Wet conditions cause lack of offense in No. 3 Syracuse men’s soccer’s scoreless tie with No. 4 North Carolina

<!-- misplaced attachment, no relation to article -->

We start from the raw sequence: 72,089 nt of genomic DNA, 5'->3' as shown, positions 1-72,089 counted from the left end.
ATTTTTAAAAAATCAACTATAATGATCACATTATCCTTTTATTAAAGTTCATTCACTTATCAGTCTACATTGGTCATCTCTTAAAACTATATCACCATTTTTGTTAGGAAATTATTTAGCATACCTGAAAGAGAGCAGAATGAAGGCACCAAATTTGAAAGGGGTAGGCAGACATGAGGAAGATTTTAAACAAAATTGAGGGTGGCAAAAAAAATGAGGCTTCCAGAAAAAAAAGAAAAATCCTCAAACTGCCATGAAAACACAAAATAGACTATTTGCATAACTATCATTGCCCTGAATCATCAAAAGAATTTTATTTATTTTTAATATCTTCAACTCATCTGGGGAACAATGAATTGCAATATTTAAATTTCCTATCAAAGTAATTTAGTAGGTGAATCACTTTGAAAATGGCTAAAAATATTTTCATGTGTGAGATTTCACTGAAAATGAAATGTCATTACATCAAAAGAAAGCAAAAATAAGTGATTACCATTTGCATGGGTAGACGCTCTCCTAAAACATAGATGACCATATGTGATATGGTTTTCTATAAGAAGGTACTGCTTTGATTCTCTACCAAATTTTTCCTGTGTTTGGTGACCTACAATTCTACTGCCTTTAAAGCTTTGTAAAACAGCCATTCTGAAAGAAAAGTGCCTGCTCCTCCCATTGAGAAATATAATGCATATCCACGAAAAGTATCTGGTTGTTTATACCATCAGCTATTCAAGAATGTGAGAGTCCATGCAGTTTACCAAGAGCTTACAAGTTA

first_imgTwo of the country’s premier offenses met head-to-head Friday, yet neither produced any sort of offensive fire. Syracuse boasts the most-balanced attack in the conference. North Carolina is second, and had scored nine goals in its last two games.But steady mist created slick playing conditions, which led to a scoreless match that lasted 110 minutes and spanned regulation and two overtime periods. A couple of moments of heavier rainfall made passing — let alone scoring — difficult for the top 5 teams.It was a game masked in turnovers, few long runs and virtually zero offensive flow. Neither No. 3 Syracuse (8-1-1, 2-1-1 Atlantic Coast) nor No. 4 North Carolina (7-1-1, 3-0-1) scored in the double-overtime stalemate Friday night at SU Soccer Stadium. They combined for only seven shots on goal.Tony D. Curtis | Staff PhotographerAdvertisementThis is placeholder text“I say finally,” Syracuse midfielder Mo Adams said. “This weather reminds me of England … But in these kinds of conditions, it’s difficult to get the ball down in play, and you have to be careful.”Adams, who hails from England, is used to wet conditions. But this was Syracuse’s first wet match of the season, and it happened to come against one of the country’s best defenses — one that has allowed only four goals through nine games.The conditions helped both defenses. Players dribbling the ball skidded on runs, falling to the side or having to dish the ball away early. Passes were far from crisp.There were few give-and-go duos and breakaways were rare. Instead the wet grass bred sloppy play, sometimes forcing weak passes or extra cautiousness that halted any chance of scoring.Syracuse and UNC on several occasions settled for a safer play, getting the ball behind the defense rather than advancing at a quick pace.“It’s always difficult for defenders that worked hard to try and turn the ball over,” Syracuse head coach Ian McIntyre said. “Connecting passes was hard.”With less than a minute left in the first half, SU freshman forward Johannes Pieles headed a ball, then fell flat on his face. Later, he crouched to one knee when receiving a pass around midfield. It made him more stable and accurate with his reception and dish.Syracuse senior defender Louis Cross ran toward the UNC sideline in aggressive pursuit before slipping into mud. Just about every player turned the ball over or fell, leading to a slowed offense or turnover.To his amusement, Sergio Camargo accidentally did a split.Players wore soft ground cleats, as they do for all games in the rain. But the cleats only helped to a certain extent.About 20 minutes in, an opposing player stepped on Kenny Lassiter’s right toe amid a scramble. Lassiter, a redshirt junior forward, exited the game — his second start of the year. He did not reenter.Lassiter came back onto the field about seven minutes into the second half on crutches, but Syracuse associate head coach Jukka Masalin said he has only a swelled up right foot and should be back for Tuesday’s game.“It makes it a dangerous game,” Camargo said of the slick conditions. “Especially the way we like to play today, out of the back with our defenders coming up. But we almost couldn’t do that today because they were pressuring us so hard and the rain was coming down a lot, making the ground slick.” Comments Published on October 1, 2016 at 1:32 am Contact Matthew: [email protected] | @MatthewGut21 Facebook Twitter Google+last_img